Additional investigations may be required, if admission is being considered, to assess nutritional state:

  • Thyroid function tests
  • Amylase
  • Coeliac screen
  • Vitamin D
  • Iron studies, vitamin B12, folate
  • Zinc, copper selenium

Risk stratification

Not all patients require admission, some can be well managed in the community. It is important to consider the trajectory of the eating disorder, any recent stresses or escalated behaviours, support networks that are available, and what may be achieved by admission at this time.

That said, patients with eating disorders can appear deceptively well and it is important to have a low threshold to consider admission.

Those patient who should be admitted include:

  • Patients at high risk from their eating disorder. These patients may require admission to a psychiatric unit. The Mental Health Act 1983 (amended 2007) allows for compulsory admission and treatment.
  • Patients with another psychiatric disturbance such as self-harm or suicidal ideation will need a mental health review with a view to possible admission.
  • Patients with physical complications may require admission if medically unstable. The Royal College of Psychiatrists (RCPSYCH) have produced the MARSIPAN guidelines, to assist clinicians assessing patients with eating disorders.

MARSIPAN: Management of Really Sick Patients with Anorexia Nervosa

For patients under 18yrs the Junior MARSIPAN guidelines provide a detailed traffic light system to aid risk assessment. There is also a Junior MARSIPAN app which contains a quick risk assessment tool and percentage median BMI calculator.

Junior MARSIPAN: Management of Really Sick Patients under 18 with Anorexia Nervosa

Table 1: Summary of high-risk factors which indicate admission for medical input may be required.

As an inpatient

1) Early nutritional rehabilitation is key to improving the patients condition. Food is the best medicine for a patient with an eating disorder, in the same way antibiotics are the best treatment for a patient with a bacterial infection. This includes

  • Meal plans with dietician input
  • Oral supplements of phosphate, thiamine, vitamin B and multivitamins

2) Regular psychiatric review

3) Management of any medical complication arising from the eating disorder, such as electrolyte abnormality, dehydration or a concurrent illness.

4) Bed rest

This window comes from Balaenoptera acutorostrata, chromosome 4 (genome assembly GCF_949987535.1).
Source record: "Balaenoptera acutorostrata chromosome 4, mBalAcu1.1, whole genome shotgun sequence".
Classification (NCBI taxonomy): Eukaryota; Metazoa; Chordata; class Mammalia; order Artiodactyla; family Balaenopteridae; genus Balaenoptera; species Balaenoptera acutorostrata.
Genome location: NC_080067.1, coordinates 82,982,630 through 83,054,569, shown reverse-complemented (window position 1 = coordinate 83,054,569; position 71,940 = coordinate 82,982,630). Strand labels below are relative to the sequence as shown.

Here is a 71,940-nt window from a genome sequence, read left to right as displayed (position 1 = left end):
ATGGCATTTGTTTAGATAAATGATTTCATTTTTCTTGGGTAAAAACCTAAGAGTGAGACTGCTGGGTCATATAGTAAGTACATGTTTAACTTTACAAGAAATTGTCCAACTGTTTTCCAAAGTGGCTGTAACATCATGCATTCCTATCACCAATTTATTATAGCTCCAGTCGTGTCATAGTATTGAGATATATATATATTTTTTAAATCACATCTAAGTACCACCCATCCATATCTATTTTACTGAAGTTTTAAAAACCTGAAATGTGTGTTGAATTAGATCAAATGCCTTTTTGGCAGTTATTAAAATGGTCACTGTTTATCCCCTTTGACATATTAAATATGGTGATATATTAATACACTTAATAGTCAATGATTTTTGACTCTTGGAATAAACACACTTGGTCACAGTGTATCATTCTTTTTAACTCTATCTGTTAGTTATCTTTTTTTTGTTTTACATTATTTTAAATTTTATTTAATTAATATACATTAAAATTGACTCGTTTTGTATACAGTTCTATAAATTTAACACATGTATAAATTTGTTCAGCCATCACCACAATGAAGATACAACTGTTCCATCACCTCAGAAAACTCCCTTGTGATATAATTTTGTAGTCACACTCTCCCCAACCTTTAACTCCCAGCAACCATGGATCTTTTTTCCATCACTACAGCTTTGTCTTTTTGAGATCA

5) Regular monitoring

  • Continuous ECG monitoring if abnormalities present
  • Regular blood sugars
  • Regular weights
  • Refeeding bloods

Patients should be closely monitored for refeeding syndrome. When feeding recommences suddenly after a prolonged period of starvation, the increase in electrolyte requirements as metabolism shifts can be potentially fatal. Phosphate levels can drop quickly during the first week, so daily blood tests are required for this period.

  • Patient with eating disorders can appear deceptively well, and often try to conceal their eating behaviours or underplay the severity of their condition.
  • Patients may try to falsify their weight by drinking excess water or having heavy items in pockets.
  • It is important to do a cardiovascular examination with a patient in a relaxed state. A low heart rate on examination may drop even further.
  • Daily electrolyte monitoring is needed when refeeding is started, to monitor for refeeding syndrome.
  • There is a high correlation of eating disorders with abuse or neglect. Dont be afraid to ask about home life or any other worries.
  1. National Institute for Health and Care Excellence. Resource impact report: Eating disorders: recognition and treatment. NICE guideline (NG69). May 2017.
  2. Royal college of Psychiatrists. Position statement on early intervention for eating disorders (PS03/19). May 2019
  3. National Institute for Health and Care Excellence. Clinical Knowledge Summaries. Eating Disorders. NICE CKS. Last reviewed July 2019.
  4. BEAT. Learn about eating disorders (internet).
  5. Allison E, Dawson N, et al. Fifteen minute consultation: A structured approach to the management of children and adolescents with medically unstable anorexia nervosa. Arch Dis Child Educ Pract Ed. 2017 Aug;102(4):175-181.
  6. Royal College of Psychiatrists. Junior MARSIPAN: Management of Really Sick Patients under 18 with Anorexia Nervosa. 2012.
  7. Royal College of Psychiatrists. MARSIPAN: Management of really sick patients with anorexia nervosa 2nd edition. 2014.
  8. Morgan, JF, Reid F, Lacey JH. The SCOFF questionnaire: assessment of a new screening tool for eating disorders. BMJ. 1999;319:1467 1468.